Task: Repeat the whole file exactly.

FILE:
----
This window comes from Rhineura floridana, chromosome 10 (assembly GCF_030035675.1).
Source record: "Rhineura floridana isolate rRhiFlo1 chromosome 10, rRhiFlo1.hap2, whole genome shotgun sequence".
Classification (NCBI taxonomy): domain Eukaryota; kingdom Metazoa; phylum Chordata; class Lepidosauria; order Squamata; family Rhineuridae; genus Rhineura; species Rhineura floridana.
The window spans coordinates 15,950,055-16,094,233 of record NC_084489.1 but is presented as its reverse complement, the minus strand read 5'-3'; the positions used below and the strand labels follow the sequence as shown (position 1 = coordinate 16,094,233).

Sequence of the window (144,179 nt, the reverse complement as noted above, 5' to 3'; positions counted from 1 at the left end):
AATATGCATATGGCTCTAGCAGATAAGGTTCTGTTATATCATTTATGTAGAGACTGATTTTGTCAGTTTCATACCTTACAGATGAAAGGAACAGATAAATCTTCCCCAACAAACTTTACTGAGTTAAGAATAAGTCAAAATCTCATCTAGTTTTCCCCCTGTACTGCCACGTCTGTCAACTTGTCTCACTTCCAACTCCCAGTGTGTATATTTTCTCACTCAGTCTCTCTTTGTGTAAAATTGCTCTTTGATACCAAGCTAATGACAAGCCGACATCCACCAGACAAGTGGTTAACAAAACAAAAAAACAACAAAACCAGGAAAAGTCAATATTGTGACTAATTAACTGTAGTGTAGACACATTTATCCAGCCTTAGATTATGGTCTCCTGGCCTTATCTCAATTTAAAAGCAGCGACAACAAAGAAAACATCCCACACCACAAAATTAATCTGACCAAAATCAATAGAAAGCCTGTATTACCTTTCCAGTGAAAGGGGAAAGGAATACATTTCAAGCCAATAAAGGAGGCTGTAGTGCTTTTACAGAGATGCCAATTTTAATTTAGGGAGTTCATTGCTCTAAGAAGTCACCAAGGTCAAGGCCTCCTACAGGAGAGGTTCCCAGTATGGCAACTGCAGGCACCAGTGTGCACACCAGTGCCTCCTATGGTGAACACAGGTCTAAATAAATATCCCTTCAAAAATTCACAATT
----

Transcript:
This window comes from Rhineura floridana, chromosome 10 (assembly GCF_030035675.1).
Source record: "Rhineura floridana isolate rRhiFlo1 chromosome 10, rRhiFlo1.hap2, whole genome shotgun sequence".
Classification (NCBI taxonomy): domain Eukaryota; kingdom Metazoa; phylum Chordata; class Lepidosauria; order Squamata; family Rhineuridae; genus Rhineura; species Rhineura floridana.
The window spans coordinates 15,950,055-16,094,233 of record NC_084489.1 but is presented as its reverse complement, the minus strand read 5'-3'; the positions used below and the strand labels follow the sequence as shown (position 1 = coordinate 16,094,233).

Sequence of the window (144,179 nt, the reverse complement as noted above, 5' to 3'; positions counted from 1 at the left end):
AATATGCATATGGCTCTAGCAGATAAGGTTCTGTTATATCATTTATGTAGAGACTGATTTTGTCAGTTTCATACCTTACAGATGAAAGGAACAGATAAATCTTCCCCAACAAACTTTACTGAGTTAAGAATAAGTCAAAATCTCATCTAGTTTTCCCCCTGTACTGCCACGTCTGTCAACTTGTCTCACTTCCAACTCCCAGTGTGTATATTTTCTCACTCAGTCTCTCTTTGTGTAAAATTGCTCTTTGATACCAAGCTAATGACAAGCCGACATCCACCAGACAAGTGGTTAACAAAACAAAAAAACAACAAAACCAGGAAAAGTCAATATTGTGACTAATTAACTGTAGTGTAGACACATTTATCCAGCCTTAGATTATGGTCTCCTGGCCTTATCTCAATTTAAAAGCAGCGACAACAAAGAAAACATCCCACACCACAAAATTAATCTGACCAAAATCAATAGAAAGCCTGTATTACCTTTCCAGTGAAAGGGGAAAGGAATACATTTCAAGCCAATAAAGGAGGCTGTAGTGCTTTTACAGAGATGCCAATTTTAATTTAGGGAGTTCATTGCTCTAAGAAGTCACCAAGGTCAAGGCCTCCTACAGGAGAGGTTCCCAGTATGGCAACTGCAGGCACCAGTGTGCACACCAGTGCCTCCTATGGTGAACACAGGTCTAAATAAATATCCCTTCAAAAATTCACAATT